Keeping

Keeping The COVID Plague At Bay: How California Is Protecting Older Veterans

Dr. Vito Imbasciani has been at war with viruses since he was 5.

Growing up near the U.S. Military Academy at West Point in New York, he contracted polio in 1952 and couldn’t walk for two months. In medical school in Vermont 30 years later, he witnessed AIDS steal the lives of otherwise healthy gay men.

Now, Imbasciani, secretary of California’s Department of Veterans Affairs, and his staff are responsible for keeping the novel coronavirus away from the state’s eight veterans homes. California’s defenses are holding.

The explanation, many say, lies in CalVet’s intense preparation, quick response, attention to hygiene and leadership, starting with Imbasciani, a physician and retired colonel who not too many years ago could have been discharged from the military because he is gay.

“We created our own fortune,” Imbasciani said, looking to knock on wood.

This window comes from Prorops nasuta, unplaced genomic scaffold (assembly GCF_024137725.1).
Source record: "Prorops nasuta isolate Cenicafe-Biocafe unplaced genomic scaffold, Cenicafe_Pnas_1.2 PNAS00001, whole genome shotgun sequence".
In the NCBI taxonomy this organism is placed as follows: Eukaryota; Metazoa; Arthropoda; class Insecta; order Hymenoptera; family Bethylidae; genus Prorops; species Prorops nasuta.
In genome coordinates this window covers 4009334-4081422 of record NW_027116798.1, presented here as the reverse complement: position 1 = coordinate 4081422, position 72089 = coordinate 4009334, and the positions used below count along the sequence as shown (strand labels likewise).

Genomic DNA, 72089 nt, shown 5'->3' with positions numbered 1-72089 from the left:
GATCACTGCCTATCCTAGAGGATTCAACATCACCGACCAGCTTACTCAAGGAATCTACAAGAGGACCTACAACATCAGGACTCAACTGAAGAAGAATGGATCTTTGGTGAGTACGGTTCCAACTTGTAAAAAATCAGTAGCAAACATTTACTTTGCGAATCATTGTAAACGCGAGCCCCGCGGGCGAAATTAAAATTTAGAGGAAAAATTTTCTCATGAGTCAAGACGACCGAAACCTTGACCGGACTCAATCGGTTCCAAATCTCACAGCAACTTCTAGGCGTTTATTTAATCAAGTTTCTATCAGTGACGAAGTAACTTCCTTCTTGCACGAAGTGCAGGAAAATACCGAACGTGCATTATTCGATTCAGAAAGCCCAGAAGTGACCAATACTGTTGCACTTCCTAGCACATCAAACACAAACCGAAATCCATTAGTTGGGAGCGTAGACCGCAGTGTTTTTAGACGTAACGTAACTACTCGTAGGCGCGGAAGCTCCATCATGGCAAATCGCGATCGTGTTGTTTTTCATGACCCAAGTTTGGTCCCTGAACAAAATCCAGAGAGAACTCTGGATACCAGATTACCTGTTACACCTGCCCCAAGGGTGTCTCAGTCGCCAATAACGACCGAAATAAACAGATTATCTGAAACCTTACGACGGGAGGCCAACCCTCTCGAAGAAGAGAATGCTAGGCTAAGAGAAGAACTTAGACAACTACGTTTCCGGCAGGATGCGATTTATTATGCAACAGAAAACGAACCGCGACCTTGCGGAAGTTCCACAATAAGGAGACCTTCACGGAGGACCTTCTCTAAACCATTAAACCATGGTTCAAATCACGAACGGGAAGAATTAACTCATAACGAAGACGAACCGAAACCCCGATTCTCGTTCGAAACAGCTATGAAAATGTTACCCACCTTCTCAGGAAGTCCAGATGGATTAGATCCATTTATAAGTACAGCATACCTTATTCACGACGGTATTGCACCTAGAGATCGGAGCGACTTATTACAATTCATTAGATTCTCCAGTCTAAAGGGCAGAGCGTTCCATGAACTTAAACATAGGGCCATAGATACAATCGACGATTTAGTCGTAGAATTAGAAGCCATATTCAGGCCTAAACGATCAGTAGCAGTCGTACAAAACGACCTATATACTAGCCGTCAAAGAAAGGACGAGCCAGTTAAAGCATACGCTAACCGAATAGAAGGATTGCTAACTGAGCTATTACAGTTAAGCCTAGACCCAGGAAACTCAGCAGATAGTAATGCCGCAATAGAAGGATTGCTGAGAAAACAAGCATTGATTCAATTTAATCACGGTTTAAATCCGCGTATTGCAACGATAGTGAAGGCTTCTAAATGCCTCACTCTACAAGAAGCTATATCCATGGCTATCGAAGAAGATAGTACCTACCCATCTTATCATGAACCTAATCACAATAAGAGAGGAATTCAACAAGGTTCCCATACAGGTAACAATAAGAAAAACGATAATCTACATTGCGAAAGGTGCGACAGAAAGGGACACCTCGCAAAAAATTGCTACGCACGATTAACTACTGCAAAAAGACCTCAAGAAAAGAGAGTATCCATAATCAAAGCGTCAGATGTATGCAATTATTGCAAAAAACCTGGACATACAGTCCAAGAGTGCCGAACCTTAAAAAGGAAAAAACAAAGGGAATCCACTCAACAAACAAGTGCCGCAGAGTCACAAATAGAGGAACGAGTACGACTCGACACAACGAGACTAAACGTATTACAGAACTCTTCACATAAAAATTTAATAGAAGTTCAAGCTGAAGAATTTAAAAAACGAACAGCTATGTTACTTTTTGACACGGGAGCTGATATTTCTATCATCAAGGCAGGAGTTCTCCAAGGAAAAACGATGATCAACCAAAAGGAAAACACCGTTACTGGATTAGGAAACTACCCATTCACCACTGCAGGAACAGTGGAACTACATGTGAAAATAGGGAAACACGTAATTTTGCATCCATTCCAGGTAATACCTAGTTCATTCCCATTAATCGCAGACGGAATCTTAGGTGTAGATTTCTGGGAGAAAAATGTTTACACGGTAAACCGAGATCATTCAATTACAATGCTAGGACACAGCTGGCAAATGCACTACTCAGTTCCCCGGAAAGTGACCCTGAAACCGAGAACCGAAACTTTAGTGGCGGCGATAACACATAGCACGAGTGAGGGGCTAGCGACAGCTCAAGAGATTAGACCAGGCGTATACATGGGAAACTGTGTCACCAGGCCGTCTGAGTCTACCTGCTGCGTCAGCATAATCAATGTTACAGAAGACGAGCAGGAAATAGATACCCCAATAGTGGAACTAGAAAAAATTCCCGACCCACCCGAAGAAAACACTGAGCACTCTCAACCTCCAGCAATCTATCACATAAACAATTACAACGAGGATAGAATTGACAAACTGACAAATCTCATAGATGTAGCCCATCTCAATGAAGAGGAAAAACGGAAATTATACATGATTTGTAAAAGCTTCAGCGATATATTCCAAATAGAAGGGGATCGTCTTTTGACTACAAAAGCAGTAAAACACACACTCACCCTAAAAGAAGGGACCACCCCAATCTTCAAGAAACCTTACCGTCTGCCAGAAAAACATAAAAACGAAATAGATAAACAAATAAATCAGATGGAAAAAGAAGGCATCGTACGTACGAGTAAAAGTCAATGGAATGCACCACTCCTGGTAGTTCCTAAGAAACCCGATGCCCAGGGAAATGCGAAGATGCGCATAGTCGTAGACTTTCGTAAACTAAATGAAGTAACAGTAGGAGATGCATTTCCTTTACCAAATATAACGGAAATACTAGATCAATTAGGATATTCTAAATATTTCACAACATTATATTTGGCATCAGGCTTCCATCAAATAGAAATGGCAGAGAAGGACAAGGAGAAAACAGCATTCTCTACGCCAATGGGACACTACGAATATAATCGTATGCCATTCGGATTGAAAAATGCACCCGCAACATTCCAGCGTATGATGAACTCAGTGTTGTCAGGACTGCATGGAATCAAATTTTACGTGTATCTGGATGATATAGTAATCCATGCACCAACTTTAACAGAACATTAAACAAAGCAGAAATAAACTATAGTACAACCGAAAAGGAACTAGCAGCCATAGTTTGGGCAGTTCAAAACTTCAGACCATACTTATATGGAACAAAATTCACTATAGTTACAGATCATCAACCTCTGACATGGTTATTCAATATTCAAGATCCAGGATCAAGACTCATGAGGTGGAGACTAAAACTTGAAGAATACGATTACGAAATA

Deaths are part of life in the state-run veterans homes. The

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The Challenges Of Keeping Young Adults Safe During The Pandemic

Last month, after California Gov. Gavin Newsom ordered most of the state’s residents to stay home, I found myself under virtual house arrest with an uncomfortably large number of Gen Zers.

Somehow I had accumulated four of my children’s friends over the preceding months. I suppose some parents more hard-nosed than I would have sent them packing, but I didn’t have the heart — especially in the case of my daughter’s college roommate, who couldn’t get back to her family in Vietnam.

So, I had to convince six bored and frustrated 18- to 21-year-olds that, yes, they too could catch the coronavirus ― that they needed to stop meeting their friends, wipe down everything they brought into the house and wash their hands more frequently than they had ever imagined.

The

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